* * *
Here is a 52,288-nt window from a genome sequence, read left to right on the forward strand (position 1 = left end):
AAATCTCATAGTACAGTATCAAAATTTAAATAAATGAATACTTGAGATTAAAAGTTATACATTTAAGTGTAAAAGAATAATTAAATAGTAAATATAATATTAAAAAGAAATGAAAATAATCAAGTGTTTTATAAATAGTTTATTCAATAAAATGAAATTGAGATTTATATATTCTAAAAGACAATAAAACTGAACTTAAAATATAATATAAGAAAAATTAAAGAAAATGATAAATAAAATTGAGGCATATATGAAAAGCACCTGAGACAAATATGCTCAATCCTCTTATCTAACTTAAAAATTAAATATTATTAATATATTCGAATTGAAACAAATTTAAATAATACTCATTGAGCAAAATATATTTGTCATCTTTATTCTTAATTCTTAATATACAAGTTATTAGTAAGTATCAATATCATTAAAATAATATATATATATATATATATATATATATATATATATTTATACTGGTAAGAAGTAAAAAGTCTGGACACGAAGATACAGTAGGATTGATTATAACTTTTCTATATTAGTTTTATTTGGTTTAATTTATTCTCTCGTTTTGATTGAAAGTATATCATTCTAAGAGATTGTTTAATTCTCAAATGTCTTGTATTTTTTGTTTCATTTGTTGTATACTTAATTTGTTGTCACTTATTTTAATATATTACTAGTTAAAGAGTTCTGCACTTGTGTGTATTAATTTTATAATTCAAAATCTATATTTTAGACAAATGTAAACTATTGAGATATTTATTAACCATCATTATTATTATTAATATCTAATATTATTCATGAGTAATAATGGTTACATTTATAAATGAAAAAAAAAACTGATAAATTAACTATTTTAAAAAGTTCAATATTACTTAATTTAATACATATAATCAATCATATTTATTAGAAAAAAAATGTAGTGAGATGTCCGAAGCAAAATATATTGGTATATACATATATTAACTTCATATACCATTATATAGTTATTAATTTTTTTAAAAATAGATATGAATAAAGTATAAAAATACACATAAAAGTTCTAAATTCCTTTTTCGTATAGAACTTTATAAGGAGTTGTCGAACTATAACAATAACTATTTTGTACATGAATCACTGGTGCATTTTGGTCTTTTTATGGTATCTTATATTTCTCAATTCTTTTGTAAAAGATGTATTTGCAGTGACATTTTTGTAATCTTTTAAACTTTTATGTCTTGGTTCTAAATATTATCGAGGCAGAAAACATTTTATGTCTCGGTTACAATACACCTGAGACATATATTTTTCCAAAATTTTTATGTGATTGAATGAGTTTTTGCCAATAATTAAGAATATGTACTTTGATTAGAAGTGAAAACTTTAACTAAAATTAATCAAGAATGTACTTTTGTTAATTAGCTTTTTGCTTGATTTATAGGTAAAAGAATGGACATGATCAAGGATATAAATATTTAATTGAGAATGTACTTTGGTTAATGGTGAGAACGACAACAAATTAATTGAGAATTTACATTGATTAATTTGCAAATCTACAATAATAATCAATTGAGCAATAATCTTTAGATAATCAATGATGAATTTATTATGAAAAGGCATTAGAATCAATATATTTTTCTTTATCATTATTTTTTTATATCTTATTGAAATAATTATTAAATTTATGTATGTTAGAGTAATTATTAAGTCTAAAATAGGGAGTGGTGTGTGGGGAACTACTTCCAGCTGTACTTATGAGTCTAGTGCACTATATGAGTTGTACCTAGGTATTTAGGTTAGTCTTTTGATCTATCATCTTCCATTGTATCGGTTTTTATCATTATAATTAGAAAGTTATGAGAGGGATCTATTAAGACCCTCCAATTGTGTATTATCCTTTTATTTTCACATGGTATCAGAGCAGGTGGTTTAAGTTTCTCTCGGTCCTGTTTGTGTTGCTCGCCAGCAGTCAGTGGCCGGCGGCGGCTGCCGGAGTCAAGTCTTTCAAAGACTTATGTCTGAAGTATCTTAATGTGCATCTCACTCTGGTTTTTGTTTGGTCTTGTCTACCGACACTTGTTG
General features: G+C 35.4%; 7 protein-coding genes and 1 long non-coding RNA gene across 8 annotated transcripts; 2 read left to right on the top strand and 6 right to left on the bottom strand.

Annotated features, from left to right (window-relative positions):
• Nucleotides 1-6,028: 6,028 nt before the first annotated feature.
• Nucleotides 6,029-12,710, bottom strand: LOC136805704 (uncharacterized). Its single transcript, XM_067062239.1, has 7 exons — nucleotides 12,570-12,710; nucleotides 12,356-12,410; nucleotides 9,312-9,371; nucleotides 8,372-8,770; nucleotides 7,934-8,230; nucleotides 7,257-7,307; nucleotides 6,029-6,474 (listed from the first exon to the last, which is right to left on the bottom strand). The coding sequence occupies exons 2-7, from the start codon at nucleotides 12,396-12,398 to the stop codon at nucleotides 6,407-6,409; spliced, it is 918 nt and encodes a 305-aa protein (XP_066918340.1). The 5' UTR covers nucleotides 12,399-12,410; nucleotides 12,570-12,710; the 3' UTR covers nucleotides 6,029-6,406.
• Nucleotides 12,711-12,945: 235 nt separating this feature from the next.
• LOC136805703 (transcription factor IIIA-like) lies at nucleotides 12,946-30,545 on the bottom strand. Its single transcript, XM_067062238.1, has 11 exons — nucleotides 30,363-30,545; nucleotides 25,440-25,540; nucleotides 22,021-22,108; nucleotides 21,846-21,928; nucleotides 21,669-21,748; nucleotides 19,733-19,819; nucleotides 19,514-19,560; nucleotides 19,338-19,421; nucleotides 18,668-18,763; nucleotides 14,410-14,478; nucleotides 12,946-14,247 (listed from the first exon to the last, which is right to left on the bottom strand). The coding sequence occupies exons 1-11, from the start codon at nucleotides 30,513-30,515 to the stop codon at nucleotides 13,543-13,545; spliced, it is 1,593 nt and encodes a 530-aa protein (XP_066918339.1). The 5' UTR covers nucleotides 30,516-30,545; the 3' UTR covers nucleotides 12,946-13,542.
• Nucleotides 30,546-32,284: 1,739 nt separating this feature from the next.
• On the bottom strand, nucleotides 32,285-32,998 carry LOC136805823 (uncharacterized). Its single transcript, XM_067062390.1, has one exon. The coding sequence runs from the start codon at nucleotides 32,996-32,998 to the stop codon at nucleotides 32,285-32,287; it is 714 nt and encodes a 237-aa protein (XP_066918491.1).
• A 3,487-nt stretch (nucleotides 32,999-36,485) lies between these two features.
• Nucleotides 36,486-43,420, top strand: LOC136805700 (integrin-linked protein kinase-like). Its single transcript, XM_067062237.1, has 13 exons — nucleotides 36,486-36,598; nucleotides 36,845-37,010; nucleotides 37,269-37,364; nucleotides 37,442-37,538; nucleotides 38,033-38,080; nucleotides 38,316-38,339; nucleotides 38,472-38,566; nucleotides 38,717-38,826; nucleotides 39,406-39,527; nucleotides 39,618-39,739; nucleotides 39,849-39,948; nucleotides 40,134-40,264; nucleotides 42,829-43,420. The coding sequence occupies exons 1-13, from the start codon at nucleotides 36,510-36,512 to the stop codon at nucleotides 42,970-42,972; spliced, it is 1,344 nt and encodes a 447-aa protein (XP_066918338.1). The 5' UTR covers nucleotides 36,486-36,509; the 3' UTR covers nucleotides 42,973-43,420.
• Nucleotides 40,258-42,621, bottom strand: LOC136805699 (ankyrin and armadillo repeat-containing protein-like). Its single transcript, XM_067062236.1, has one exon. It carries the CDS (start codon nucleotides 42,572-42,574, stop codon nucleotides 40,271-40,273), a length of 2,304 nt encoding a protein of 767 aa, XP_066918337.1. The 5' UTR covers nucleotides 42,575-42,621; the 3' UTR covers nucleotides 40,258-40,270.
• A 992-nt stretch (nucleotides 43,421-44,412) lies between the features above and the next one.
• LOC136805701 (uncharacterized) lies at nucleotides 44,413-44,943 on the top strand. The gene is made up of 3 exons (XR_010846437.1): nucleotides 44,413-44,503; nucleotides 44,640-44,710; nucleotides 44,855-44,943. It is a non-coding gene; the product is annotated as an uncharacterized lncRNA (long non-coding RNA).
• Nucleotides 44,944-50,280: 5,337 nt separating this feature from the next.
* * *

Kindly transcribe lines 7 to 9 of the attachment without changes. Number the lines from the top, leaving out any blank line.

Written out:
• Nucleotides 12,711-12,945: 235 nt separating this feature from the next.
• LOC136805703 (transcription factor IIIA-like) lies at nucleotides 12,946-30,545 on the bottom strand. Its single transcript, XM_067062238.1, has 11 exons — nucleotides 30,363-30,545; nucleotides 25,440-25,540; nucleotides 22,021-22,108; nucleotides 21,846-21,928; nucleotides 21,669-21,748; nucleotides 19,733-19,819; nucleotides 19,514-19,560; nucleotides 19,338-19,421; nucleotides 18,668-18,763; nucleotides 14,410-14,478; nucleotides 12,946-14,247 (listed from the first exon to the last, which is right to left on the bottom strand). The coding sequence occupies exons 1-11, from the start codon at nucleotides 30,513-30,515 to the stop codon at nucleotides 13,543-13,545; spliced, it is 1,593 nt and encodes a 530-aa protein (XP_066918339.1). The 5' UTR covers nucleotides 30,516-30,545; the 3' UTR covers nucleotides 12,946-13,542.
• Nucleotides 30,546-32,284: 1,739 nt separating this feature from the next.